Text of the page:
News Watch 159 March/April 2014 Nuke Info Tokyo No. 159
—100t highly contaminated water leaked at Fukushima Daiichi
—Citizens file for compensation against the suppliers of Fukushima Daiichi nuclear reactors
—Mitsubishi Heavy Industries establishes new Turkey Nuclear IPP Development Department
—Japan–Turkey Nuclear Agreement Questioned
—Revisions to Nuclear Damage Liability Facilitation Fund Law and Electric Utility Industry Law Presented to the Diet
—Temporary power loss at Fukushima Daiichi Unit 4 spent fuel pool
100t highly contaminated water leaked at Fukushima Daiichi
Around 23:25 on February 19, 2014, a worker on patrol found highly contaminated water leaking from a storage tank on the Fukushima Daiichi Nuclear Power Station (FDNPS) premises. 100 tons of concentrated saline water overflowed from the upper part of the tank. The concentration of beta-emitter nuclides in the water was about 240 megabecquerels per liter (MBq/l) and radioactive cesium about 11,500 Bq/l. The leak spilled directly onto the soil outside the embankments by way of rainwater guttering. According to TEPCO, the plan had been to transfer the contaminated water to a different tank, but it was directed to this tank by mistake. There were three acceptance valves in the piping to the tank. Around 0:30 on February 20, two of the three valves that were in the open state were closed, and the rainwater guttering end was covered with plastic bags in order not to allow the contaminated water to leak outside the embankments. As of February 28, about 42 tons of contaminated water had been collected with a vacuum car, and about 100 m3 of contaminated soil had been dug up and collected.
At first the mistaken water transfer was attributed to the failure of the valve that was closed. However, it had actually been opened by someone. It was closed again by someone after the leak occurred. The valves to the tank to which the contaminated water should have been sent had also been opened and closed. It is not known who operated the valves, whether the opening and closing of the valves were mistakes that were later covered up, or whether the actions were intentional. The three valves to the tank that leaked the water were controlled in order to keep them closed. The closure of these valves was not included on the patrol checklist, and this omission was questioned. On February 24, it was revealed at a Nuclear Regulation Authority gathering that in April 2013 TEPCO had instructed that the two valves be kept open for operational efficiency. At 14:01 on February 19, an alarm sounded indicating an excessively high water level. Workers assumed, however, that the alarm had malfunctioned and did not make a visual check of the water level from the top panel of the tank onsite or check the tank water level data that must have been transmitted to the water treatment control room.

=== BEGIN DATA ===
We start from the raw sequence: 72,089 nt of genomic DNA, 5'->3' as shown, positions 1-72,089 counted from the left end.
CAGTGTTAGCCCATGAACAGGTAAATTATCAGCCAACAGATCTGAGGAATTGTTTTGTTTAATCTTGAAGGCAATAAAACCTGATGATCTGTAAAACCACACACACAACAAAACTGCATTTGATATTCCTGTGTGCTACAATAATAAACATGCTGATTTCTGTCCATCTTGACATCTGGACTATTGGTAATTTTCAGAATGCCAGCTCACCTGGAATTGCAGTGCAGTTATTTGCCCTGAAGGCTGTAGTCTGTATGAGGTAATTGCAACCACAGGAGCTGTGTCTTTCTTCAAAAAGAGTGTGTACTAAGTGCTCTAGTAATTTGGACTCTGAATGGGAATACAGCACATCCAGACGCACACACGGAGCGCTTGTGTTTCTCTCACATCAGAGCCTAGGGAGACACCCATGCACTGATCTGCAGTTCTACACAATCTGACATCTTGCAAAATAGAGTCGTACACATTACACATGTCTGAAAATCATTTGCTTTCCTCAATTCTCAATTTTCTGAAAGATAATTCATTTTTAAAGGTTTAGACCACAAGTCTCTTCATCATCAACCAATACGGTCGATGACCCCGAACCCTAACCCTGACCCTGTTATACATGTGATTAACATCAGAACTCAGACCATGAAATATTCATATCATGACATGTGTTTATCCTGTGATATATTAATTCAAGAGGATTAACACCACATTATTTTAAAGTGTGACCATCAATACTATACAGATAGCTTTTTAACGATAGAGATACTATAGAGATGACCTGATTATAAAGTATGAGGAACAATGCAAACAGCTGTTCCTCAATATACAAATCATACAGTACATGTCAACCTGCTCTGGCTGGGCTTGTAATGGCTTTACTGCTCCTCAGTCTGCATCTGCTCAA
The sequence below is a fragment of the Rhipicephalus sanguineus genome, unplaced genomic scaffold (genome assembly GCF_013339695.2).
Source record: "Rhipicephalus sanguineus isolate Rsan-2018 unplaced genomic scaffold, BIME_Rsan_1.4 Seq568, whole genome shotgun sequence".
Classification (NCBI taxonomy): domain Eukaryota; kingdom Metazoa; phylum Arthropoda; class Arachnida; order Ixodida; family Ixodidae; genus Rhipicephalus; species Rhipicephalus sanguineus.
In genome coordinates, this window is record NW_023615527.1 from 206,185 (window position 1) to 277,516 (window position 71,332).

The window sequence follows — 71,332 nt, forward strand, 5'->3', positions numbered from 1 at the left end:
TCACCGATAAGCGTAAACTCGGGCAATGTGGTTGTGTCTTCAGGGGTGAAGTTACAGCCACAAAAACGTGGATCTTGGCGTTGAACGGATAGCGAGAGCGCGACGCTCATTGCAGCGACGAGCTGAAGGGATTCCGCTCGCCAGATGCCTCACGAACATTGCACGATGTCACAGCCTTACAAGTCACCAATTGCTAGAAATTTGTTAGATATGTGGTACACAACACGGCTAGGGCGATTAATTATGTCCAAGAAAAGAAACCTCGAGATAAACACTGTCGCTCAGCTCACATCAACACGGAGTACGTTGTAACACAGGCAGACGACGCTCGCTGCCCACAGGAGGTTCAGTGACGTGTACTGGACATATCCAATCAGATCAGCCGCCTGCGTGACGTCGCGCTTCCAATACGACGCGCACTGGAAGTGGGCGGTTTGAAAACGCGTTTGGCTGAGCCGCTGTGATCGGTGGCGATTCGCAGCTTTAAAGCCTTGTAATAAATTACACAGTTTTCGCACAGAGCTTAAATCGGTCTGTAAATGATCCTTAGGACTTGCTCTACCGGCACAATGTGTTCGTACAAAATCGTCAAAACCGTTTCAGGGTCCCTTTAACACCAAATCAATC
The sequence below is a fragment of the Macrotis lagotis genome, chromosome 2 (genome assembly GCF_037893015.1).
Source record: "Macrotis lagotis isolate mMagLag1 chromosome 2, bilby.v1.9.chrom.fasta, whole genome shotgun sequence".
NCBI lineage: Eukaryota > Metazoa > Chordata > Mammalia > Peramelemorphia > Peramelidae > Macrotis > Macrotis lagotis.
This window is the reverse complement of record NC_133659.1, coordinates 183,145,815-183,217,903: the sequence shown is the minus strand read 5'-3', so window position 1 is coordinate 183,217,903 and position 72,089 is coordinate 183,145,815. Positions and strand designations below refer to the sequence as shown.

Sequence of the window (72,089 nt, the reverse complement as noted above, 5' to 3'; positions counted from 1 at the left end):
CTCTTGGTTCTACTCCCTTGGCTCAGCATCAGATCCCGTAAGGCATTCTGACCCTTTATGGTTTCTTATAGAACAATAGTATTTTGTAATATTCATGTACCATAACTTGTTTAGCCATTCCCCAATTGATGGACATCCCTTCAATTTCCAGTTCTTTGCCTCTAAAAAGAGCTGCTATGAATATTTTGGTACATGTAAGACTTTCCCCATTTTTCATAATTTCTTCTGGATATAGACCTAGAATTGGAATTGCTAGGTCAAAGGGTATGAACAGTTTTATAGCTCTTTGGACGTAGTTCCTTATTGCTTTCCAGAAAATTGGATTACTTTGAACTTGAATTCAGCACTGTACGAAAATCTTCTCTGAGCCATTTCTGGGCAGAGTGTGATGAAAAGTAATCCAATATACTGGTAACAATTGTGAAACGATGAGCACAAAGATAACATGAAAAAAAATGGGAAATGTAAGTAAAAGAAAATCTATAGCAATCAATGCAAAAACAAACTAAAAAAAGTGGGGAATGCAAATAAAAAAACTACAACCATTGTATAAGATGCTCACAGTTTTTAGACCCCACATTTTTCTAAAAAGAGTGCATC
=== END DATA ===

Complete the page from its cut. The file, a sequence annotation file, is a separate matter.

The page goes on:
This incident once again highlights TEPCO’s poor problem management performance. The company urgently prepared an alarm response manual that was introduced on a provisional basis on February 21.
On January 30, 2014, the Class Action Against the Nuclear Reactor Builders (CAANRB), established in August 2013, filed a lawsuit against General Electric, Toshiba and Hitachi, the suppliers of TEPCO’s FDNPS nuclear reactors, at the Tokyo District Court. They claim compensation for emotional distress. All six FDNPS nuclear reactors were boiling-water reactors (BWR), and the prime contractors were GE for Unit 1 (460 MW); GE-Toshiba for Unit 2 (784 MW) and Unit 6 (1,100 MW); Toshiba for Unit 3 (784 MW) and Unit 5 (784 MW); and Hitachi for Unit 4 (784 MW).
The plaintiff team includes 1,058 individuals from Japan, and 357 from 32 other countries. More plaintiffs are expected to join in the second lawsuit. The Japanese Nuclear Energy Damage Compensation Law limits the responsibilities for damages related to nuclear power stations to electric power companies, exempting manufacturers. The lawsuit is an attempt to disconfirm this exemption.
On February 1, 2014, Mitsubishi Heavy Industries (MHI) established a new in-house Turkey Nuclear IPP Development Department to reinforce its involvement in the Sinop nuclear power plant (NPP) project planned for the Republic of Turkey. The new department is directly controlled by the company’s Energy & Environment domain headed by Senior Executive Vice President Atsushi Maekawa.